I'm sure you meant to echo Jason Wojciechowski's earlier tweets on the subject. This A's fan will happily take one Hamilton-signing-induced Oakland World Series win. Abject humiliation is probably nearby anyway.

Dec 13, 2012 15:43 PM
rating: 2
BP staff member Jason Wojciechowski
BP staff

Bless you.

Dec 13, 2012 22:31 PM

"It's not my money"

I live in Los Angeles, so it IS my money. My cable TV bill is going up steadily as the rights for sports telecasts goes through the roof. I resent the hell out of it. At least I'm a baseball fan, so I watch these overpriced networks. For non-sports fans, cable pricing is a flat-out ripoff. At some point Congress will get involved, forcing some form of a la carte pricing - which will take more of my money.

End of rant.

Dec 13, 2012 15:27 PM
rating: 6
Richard Bergstrom

I agree with you. My cable bill goes up because of all those darned Laker games.

Dec 13, 2012 16:40 PM
rating: -1

Congress? Will do something about a la carte pricing? We are more likely to see the A's win the Series than to see Congress, which can agree on less than nothing, assert itself over the country's dominant monopoly-protected media infrastructure.

Dec 13, 2012 19:43 PM
rating: 3

First, this is a great opportunity for grandstanding, and both parties love to do that. They can get the least popular entities in America - cable companies - testifying about their rates.
And don't assume that the cable and satellite companies are opposed to this. The negotiations between TWC and Dish and Direct TV over the Time Warner Sports channel wasn't pleasant. You can bet that they would all like a situation where the assorted sports networks are negotiated on their own, without the rest of the conglomerate programming held hostage. They would love to put sports programming on separate tiers -- all of it.

Dec 14, 2012 12:11 PM
rating: 1

Yeah, the republican led congress will be ready to take on the huge cable corporations for the small consumer.

But you're right, cable is a ripoff. The only reason I still subscribe it to watch the White Sox.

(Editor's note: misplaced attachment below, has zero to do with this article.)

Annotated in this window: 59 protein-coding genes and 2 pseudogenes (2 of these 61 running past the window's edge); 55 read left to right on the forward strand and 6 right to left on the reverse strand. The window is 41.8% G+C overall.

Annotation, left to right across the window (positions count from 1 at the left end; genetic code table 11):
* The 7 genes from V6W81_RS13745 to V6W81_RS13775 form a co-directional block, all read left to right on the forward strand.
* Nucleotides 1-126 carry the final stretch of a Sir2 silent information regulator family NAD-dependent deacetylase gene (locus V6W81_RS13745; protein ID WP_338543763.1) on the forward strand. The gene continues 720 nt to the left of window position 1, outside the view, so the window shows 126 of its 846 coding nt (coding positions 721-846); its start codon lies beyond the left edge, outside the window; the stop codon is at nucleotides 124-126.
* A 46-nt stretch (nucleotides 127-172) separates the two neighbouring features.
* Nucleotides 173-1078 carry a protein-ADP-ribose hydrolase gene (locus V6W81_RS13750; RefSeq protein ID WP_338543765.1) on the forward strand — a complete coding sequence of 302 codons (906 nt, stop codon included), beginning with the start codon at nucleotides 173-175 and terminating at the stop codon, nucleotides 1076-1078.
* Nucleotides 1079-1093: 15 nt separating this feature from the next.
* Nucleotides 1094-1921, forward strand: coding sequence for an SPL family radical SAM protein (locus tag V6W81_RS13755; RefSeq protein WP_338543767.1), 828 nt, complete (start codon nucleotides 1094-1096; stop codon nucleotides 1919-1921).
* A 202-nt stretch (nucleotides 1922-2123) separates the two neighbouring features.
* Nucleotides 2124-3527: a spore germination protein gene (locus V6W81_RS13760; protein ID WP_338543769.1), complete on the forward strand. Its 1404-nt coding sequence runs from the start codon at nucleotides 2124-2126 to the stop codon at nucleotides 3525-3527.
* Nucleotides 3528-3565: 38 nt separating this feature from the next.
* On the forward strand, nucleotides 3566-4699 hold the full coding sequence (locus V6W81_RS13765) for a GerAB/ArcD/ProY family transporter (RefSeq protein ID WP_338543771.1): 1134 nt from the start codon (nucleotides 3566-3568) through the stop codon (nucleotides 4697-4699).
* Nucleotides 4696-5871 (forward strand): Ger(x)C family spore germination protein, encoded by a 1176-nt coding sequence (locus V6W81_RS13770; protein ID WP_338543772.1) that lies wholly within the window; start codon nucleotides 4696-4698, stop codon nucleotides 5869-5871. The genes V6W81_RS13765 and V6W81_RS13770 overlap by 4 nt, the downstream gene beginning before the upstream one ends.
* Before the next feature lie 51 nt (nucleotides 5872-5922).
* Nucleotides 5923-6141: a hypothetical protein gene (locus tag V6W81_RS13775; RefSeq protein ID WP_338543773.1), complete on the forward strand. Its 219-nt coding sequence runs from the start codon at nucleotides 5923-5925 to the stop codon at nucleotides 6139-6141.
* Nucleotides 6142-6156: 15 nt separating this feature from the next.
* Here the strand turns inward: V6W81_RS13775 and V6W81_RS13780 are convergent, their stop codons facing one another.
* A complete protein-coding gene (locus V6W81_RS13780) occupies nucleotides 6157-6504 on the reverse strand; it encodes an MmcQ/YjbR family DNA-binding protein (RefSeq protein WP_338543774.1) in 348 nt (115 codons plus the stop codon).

Dec 14, 2012 08:46 AM
rating: -1

-1 for not being able to stop the uncontrollable urge to add political commentary.

Dec 14, 2012 11:14 AM
rating: 2
Lou Doench

+1 for being right, which is more important than your perception of good taste.

Dec 15, 2012 15:18 PM
rating: -1
Richard Bergstrom
Other readers have rated this comment below the viewing threshold. Click here to view anyway.

+1 just because it's rare to see CNN board-style commentary on here. I'll also give a +1 to anyone that ties WARP to Romney's Five Point Plan.

Dec 14, 2012 13:05 PM
rating: -8
Richard Bergstrom

Trying to wrap my head around this. David Schoenfield said on his ESPN SweetSpot blog that, based on baseball-reference's WAR, Torii Hunter in 2012 was more valuable than Josh Hamilton (5.5 to 3.4 WAR). FanGraphs at 5.3 to 4.4. BP has the WARP at 3.9 for Hamilton vs 3.3 for Hunter. What am I missing here?

Dec 13, 2012 17:39 PM
rating: -1
BP staff member Sam Miller
BP staff

About a 15-run disagreement about Hunter's defense

Dec 13, 2012 17:51 PM

Tori Hunter is 37 years old, and last year was the best of his career WAR wise, mostly due to defense. And I'm sure having Trout/Bourjos in center helped. But I agree, it's not a huge upgrade, although there might be some marginal benefit in adding left handed power to the middle of the order.